Product Pathways - PathScan ELISA
PathScan® Phospho-PDGF Receptor α/β (panTyr) Sandwich ELISA Kit #7235
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|Kit Includes||Volume||Solution Color|
|PDGF Receptor alpha/ beta Ab Coated Microwells||96 tests|
|Biotinylated P-Tyrosine Detection Ab||11 ml||Green|
|HRP-linked Streptavidin||11 ml||Red|
|TMB Substrate #7004||11 ml||Colorless|
|STOP Solution #7002||11 ml||Colorless|
|Sealing Tape||2 sheets|
|ELISA Wash Buffer (20X)||25 ml||Colorless|
|ELISA Sample Diluent||25 ml||Blue|
|Cell Lysis Buffer (10X) #9803||15 ml||Yellowish|
Note: 12 8-well modules –Each module is designed to break apart for 8 tests.
Note: Kit should be stored at 4°C with the exception of Cell Lysis Buffer, which is stored at –20°C (packaged separately).
Species enclosed in parentheses are predicted to react based on 100% sequence homology.
The PathScan® Phospho-PDGF Receptor α/β (panTyr) Sandwich ELISA Kit is a solid phase sandwich enzyme-linked immunosorbent assay (ELISA) that detects endogenous levels of PDGF receptor α/β when tyrosine phosphorylated. A PDGF Receptor α/β Rabbit Antibody has been coated onto the microwells. After incubation with cell lysates, PDGF Receptor α/β (phospho and nonphospho) is captured by the coated antibody. Following extensive washing, a Biotinylated Phospho-Tyrosine Mouse Detection Antibody is added to detect tyrosine phosphorylation of the captured PDGF receptor α/β protein. HRP-linked Strepavidin is then used to recognize the bound detection antibody. HRP substrate, TMB, is added to develop color. The magnitude of the absorbance for this developed color is proportional to the quantity of PDGF receptor α/β phosphorylated on tyrosine.Antibodies in kit are custom formulations specific to kit.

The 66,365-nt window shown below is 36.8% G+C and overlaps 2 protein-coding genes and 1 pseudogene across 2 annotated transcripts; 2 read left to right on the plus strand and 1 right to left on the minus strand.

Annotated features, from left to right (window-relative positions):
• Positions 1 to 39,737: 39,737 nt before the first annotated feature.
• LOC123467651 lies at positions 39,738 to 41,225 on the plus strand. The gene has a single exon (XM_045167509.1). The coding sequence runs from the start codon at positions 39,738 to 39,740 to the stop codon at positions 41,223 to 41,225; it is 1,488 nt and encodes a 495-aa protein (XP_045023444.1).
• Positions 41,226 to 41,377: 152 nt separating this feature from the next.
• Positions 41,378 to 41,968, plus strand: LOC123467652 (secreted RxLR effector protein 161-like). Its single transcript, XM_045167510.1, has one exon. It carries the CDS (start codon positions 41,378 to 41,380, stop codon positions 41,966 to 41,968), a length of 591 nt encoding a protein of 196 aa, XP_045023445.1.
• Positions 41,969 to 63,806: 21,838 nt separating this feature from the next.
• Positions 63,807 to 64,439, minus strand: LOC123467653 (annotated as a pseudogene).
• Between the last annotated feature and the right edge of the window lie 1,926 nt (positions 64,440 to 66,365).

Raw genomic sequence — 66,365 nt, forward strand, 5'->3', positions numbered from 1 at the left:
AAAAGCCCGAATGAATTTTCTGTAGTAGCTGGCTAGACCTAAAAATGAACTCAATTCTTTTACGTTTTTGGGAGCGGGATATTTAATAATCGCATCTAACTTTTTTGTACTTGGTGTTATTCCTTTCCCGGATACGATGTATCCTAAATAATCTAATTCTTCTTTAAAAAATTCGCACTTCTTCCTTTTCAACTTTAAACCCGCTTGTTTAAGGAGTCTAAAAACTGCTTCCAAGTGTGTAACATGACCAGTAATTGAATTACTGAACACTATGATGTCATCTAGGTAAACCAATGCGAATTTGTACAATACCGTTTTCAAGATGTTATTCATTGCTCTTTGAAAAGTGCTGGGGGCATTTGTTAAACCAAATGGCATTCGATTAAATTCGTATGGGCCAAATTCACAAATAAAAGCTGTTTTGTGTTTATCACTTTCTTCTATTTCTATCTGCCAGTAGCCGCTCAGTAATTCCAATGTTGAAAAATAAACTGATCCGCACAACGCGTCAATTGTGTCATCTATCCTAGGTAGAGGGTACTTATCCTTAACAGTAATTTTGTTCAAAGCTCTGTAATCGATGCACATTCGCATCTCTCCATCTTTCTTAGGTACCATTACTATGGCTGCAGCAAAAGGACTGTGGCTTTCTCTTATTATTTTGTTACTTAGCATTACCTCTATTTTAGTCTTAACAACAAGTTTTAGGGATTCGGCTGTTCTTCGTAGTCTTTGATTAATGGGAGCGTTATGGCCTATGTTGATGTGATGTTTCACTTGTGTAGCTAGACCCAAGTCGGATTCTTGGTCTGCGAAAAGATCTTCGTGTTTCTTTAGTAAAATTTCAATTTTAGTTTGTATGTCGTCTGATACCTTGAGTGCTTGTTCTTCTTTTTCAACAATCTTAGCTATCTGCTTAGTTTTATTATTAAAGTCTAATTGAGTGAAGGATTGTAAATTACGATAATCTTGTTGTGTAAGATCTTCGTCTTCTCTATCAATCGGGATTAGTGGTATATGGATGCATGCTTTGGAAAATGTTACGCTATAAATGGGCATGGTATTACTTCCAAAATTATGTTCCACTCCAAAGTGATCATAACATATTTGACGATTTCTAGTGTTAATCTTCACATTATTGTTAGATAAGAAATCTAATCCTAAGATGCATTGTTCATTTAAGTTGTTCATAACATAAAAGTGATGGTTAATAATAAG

Specificity / Sensitivity
CST's PathScan® Phospho-PDGF Receptor α/β (panTyr) Sandwich ELISA Kit #7235 detects PDGF receptor α/β when tyrosine phosphorylated. As shown in Figure 1, a significant induction of PDGF Receptor α/β tyrosine phosphorylation can be detected in MG63 cells following treatment with PDGF using the Phospho-PDGF Receptor α/β (panTyr) Sandwich ELISA Kit #7235. The level of total PDGF receptor α (phospho and nonphospho) remains unchanged as shown by Western analysis and by PathScan® Total PDGF Receptor α Sandwich ELISA Kit #7318. Western blot analysis of protein captured in the PDGF receptor α/β antibody coated microwell indicates that PDGF receptor α/β (phospho and nonphospho) has been captured (data not shown). The Western blot also shows a major band corresponding to the phospho-PDGF receptor α/β protein when biotinylated anti-tyrosine antibody is used as probe (see Figure 3). This kit detects proteins from the indicated species, as determined through in-house testing, but may also detect homologous proteins from other species.
ELISA - Western correlation
Figure 1. Treatment of MG63 cells with PDGF stimulates tyrosine phosphorylation of PDGF Receptor α/β, detected by PathScan® Phospho-PDGF Receptor α/β (panTyr) Sandwich ELISA Kit #7235, but does not affect the level of total PDGF Receptor α or β protein detected by either PathScan® Total PDGF Receptor α Sandwich ELISA Kit #7318 or Western analysis. The absorbance readings at 450 nm are shown in the top figure, while the corresponding Western blot using PDGF Receptor α Rabbit mAb #3174 (panel A), PDGF Receptor β Rabbit mAb #3169 (panel B), Phospho-PDGF Receptor α (Tyr754) (23B2) Rabbit mAb #2992 (panel C) or Phospho-PDGF Receptor β (Tyr771) (76D6) Rabbit mAb #3173 (panel D) is shown in the bottom figure.
Figure 2. The relationship between protein concentration of untreated or PDGF-treated MG63 cell lysates and the absorbance at 450 nm is shown. Cells were serum starved overnight and then treated with PDGF (50 ng/ml) for 7 min. at 37oC.